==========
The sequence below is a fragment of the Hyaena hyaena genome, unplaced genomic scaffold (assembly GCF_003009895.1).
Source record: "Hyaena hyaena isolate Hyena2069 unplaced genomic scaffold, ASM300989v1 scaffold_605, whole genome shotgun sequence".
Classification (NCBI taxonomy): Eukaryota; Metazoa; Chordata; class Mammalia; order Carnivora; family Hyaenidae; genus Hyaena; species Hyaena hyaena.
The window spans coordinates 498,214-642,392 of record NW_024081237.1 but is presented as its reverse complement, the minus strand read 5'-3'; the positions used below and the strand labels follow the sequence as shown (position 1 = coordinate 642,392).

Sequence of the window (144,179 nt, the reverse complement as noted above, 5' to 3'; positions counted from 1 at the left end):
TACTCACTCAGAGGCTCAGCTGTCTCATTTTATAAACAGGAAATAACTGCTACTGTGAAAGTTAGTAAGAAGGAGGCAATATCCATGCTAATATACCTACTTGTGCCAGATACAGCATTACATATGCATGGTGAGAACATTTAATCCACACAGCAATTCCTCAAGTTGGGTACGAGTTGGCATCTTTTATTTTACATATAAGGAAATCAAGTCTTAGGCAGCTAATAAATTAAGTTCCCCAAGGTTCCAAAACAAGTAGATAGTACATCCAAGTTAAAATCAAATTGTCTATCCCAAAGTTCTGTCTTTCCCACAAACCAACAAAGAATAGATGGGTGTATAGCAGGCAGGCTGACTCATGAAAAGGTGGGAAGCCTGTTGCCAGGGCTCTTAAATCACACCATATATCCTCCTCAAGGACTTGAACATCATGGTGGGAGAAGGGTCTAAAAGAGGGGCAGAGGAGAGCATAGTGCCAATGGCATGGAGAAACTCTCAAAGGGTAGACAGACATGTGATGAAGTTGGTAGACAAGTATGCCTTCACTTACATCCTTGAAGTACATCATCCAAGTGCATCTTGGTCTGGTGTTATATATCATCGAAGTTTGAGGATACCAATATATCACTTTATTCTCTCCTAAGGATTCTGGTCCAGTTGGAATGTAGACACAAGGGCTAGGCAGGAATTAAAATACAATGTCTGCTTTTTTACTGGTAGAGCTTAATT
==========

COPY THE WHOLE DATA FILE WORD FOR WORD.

The sequence below is a fragment of the Hyaena hyaena genome, unplaced genomic scaffold (assembly GCF_003009895.1).
Source record: "Hyaena hyaena isolate Hyena2069 unplaced genomic scaffold, ASM300989v1 scaffold_605, whole genome shotgun sequence".
Classification (NCBI taxonomy): Eukaryota; Metazoa; Chordata; class Mammalia; order Carnivora; family Hyaenidae; genus Hyaena; species Hyaena hyaena.
The window spans coordinates 498,214-642,392 of record NW_024081237.1 but is presented as its reverse complement, the minus strand read 5'-3'; the positions used below and the strand labels follow the sequence as shown (position 1 = coordinate 642,392).

Sequence of the window (144,179 nt, the reverse complement as noted above, 5' to 3'; positions counted from 1 at the left end):
TACTCACTCAGAGGCTCAGCTGTCTCATTTTATAAACAGGAAATAACTGCTACTGTGAAAGTTAGTAAGAAGGAGGCAATATCCATGCTAATATACCTACTTGTGCCAGATACAGCATTACATATGCATGGTGAGAACATTTAATCCACACAGCAATTCCTCAAGTTGGGTACGAGTTGGCATCTTTTATTTTACATATAAGGAAATCAAGTCTTAGGCAGCTAATAAATTAAGTTCCCCAAGGTTCCAAAACAAGTAGATAGTACATCCAAGTTAAAATCAAATTGTCTATCCCAAAGTTCTGTCTTTCCCACAAACCAACAAAGAATAGATGGGTGTATAGCAGGCAGGCTGACTCATGAAAAGGTGGGAAGCCTGTTGCCAGGGCTCTTAAATCACACCATATATCCTCCTCAAGGACTTGAACATCATGGTGGGAGAAGGGTCTAAAAGAGGGGCAGAGGAGAGCATAGTGCCAATGGCATGGAGAAACTCTCAAAGGGTAGACAGACATGTGATGAAGTTGGTAGACAAGTATGCCTTCACTTACATCCTTGAAGTACATCATCCAAGTGCATCTTGGTCTGGTGTTATATATCATCGAAGTTTGAGGATACCAATATATCACTTTATTCTCTCCTAAGGATTCTGGTCCAGTTGGAATGTAGACACAAGGGCTAGGCAGGAATTAAAATACAATGTCTGCTTTTTTACTGGTAGAGCTTAATT